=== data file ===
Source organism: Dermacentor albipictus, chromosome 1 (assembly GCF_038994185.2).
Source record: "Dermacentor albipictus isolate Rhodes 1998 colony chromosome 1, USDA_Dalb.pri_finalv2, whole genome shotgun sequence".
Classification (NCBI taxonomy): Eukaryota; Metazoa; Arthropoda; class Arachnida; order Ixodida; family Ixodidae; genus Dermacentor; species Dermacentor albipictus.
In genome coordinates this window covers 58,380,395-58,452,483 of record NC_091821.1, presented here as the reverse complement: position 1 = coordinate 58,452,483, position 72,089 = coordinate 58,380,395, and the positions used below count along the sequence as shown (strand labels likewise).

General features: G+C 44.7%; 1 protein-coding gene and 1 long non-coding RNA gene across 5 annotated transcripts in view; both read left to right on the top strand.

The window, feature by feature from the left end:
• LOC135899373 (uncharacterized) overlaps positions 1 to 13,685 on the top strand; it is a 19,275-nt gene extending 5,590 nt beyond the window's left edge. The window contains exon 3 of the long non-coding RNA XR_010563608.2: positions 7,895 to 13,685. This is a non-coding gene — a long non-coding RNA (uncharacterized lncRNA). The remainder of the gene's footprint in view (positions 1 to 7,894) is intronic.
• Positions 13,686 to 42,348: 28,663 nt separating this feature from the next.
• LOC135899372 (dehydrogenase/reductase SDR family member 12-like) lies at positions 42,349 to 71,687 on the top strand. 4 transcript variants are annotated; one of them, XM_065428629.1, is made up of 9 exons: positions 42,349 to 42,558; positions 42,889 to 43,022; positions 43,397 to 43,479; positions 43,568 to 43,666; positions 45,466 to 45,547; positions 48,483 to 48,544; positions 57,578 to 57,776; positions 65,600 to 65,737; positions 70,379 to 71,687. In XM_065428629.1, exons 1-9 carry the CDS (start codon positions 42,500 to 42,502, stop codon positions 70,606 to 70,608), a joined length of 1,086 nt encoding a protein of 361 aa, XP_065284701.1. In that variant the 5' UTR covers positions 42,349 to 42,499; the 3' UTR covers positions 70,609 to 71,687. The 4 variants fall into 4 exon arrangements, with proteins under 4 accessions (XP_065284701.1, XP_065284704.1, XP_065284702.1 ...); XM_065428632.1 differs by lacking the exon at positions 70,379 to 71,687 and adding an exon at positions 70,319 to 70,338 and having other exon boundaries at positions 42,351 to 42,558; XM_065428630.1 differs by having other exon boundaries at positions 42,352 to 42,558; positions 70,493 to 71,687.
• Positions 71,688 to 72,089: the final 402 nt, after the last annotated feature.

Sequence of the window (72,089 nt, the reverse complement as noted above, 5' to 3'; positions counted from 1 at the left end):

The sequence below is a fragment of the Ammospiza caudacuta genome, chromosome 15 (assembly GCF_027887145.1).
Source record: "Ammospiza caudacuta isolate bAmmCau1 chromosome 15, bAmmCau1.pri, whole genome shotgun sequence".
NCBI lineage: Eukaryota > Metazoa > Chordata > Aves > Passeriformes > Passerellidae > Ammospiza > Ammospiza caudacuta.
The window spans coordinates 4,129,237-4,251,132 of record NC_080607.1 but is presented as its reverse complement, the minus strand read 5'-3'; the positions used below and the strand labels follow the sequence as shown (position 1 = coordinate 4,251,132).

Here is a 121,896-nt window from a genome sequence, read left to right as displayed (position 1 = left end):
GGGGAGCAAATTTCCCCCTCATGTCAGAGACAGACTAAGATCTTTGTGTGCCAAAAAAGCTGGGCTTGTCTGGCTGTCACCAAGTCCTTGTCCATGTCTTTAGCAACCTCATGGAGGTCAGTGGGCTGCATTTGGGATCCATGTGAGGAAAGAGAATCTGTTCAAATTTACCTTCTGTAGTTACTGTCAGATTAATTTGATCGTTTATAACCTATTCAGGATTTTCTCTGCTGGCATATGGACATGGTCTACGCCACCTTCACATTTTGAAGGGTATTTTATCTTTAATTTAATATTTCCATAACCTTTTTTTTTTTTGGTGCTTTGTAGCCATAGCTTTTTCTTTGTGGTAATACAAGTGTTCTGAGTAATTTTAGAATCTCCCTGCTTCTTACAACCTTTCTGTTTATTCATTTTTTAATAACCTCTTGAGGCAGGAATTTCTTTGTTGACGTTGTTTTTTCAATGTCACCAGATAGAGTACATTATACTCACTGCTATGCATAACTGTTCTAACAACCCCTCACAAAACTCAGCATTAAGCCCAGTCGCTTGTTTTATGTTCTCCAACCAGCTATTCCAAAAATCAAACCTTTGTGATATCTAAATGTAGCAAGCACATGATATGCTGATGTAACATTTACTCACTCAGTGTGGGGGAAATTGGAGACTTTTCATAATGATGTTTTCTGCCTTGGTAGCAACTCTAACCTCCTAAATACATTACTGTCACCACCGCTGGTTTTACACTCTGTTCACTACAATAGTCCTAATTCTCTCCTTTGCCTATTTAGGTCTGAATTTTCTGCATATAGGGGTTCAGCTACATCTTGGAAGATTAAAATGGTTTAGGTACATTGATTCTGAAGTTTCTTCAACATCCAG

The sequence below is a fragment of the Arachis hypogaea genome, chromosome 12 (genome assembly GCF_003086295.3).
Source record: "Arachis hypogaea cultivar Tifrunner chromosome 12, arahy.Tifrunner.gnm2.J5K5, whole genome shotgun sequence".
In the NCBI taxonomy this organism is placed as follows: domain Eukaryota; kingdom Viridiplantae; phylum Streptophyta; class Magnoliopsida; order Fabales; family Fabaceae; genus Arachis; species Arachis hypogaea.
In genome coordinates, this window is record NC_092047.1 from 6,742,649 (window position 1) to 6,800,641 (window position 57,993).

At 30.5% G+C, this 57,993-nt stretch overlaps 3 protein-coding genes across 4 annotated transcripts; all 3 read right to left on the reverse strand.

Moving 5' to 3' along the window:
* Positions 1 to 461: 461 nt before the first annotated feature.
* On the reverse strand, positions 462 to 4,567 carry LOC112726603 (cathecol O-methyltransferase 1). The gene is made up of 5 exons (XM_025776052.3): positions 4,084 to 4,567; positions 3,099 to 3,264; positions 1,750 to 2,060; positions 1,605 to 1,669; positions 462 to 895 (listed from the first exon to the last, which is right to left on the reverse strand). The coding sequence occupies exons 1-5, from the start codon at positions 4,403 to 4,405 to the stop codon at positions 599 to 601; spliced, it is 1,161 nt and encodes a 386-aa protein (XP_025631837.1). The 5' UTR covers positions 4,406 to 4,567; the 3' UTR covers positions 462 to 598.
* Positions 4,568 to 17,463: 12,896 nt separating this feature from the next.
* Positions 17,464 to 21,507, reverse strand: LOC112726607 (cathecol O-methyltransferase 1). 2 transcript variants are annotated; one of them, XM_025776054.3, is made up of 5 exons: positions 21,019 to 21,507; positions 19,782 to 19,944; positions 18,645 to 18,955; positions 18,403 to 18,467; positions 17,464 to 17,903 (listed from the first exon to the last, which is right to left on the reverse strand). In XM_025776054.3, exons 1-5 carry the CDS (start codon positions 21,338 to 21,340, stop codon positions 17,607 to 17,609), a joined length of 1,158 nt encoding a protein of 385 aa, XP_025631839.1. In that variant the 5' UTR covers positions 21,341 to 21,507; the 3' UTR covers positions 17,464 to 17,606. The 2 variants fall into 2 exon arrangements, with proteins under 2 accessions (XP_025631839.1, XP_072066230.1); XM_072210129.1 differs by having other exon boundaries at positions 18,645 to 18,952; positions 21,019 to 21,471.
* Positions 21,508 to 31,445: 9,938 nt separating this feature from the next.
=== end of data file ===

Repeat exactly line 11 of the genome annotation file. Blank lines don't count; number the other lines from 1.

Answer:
Sequence of the window (72,089 nt, the reverse complement as noted above, 5' to 3'; positions counted from 1 at the left end):